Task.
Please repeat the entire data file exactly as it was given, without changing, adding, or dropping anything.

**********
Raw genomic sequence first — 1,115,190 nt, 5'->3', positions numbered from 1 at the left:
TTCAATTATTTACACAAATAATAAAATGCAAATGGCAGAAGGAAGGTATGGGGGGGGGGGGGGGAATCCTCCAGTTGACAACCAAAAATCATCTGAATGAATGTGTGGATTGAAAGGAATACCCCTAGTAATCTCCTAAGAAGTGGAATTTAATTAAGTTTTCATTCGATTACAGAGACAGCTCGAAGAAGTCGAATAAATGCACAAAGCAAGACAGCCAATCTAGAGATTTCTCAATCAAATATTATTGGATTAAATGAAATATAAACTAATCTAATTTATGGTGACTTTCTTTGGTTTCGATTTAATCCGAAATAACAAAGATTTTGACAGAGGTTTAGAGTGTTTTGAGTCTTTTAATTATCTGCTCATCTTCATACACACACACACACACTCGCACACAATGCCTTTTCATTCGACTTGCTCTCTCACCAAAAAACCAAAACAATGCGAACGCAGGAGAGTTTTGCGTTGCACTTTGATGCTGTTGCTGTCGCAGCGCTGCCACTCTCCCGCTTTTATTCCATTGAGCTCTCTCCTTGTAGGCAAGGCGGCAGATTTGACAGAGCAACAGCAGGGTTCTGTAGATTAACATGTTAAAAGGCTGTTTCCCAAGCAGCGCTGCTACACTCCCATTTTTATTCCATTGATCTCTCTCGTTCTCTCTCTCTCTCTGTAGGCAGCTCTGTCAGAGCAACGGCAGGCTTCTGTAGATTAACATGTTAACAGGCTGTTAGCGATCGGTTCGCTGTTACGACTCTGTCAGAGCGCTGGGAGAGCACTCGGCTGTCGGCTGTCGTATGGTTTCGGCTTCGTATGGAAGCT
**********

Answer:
Raw genomic sequence first — 1,115,190 nt, 5'->3', positions numbered from 1 at the left:
TTCAATTATTTACACAAATAATAAAATGCAAATGGCAGAAGGAAGGTATGGGGGGGGGGGGGGGAATCCTCCAGTTGACAACCAAAAATCATCTGAATGAATGTGTGGATTGAAAGGAATACCCCTAGTAATCTCCTAAGAAGTGGAATTTAATTAAGTTTTCATTCGATTACAGAGACAGCTCGAAGAAGTCGAATAAATGCACAAAGCAAGACAGCCAATCTAGAGATTTCTCAATCAAATATTATTGGATTAAATGAAATATAAACTAATCTAATTTATGGTGACTTTCTTTGGTTTCGATTTAATCCGAAATAACAAAGATTTTGACAGAGGTTTAGAGTGTTTTGAGTCTTTTAATTATCTGCTCATCTTCATACACACACACACACACTCGCACACAATGCCTTTTCATTCGACTTGCTCTCTCACCAAAAAACCAAAACAATGCGAACGCAGGAGAGTTTTGCGTTGCACTTTGATGCTGTTGCTGTCGCAGCGCTGCCACTCTCCCGCTTTTATTCCATTGAGCTCTCTCCTTGTAGGCAAGGCGGCAGATTTGACAGAGCAACAGCAGGGTTCTGTAGATTAACATGTTAAAAGGCTGTTTCCCAAGCAGCGCTGCTACACTCCCATTTTTATTCCATTGATCTCTCTCGTTCTCTCTCTCTCTCTGTAGGCAGCTCTGTCAGAGCAACGGCAGGCTTCTGTAGATTAACATGTTAACAGGCTGTTAGCGATCGGTTCGCTGTTACGACTCTGTCAGAGCGCTGGGAGAGCACTCGGCTGTCGGCTGTCGTATGGTTTCGGCTTCGTATGGAAGCT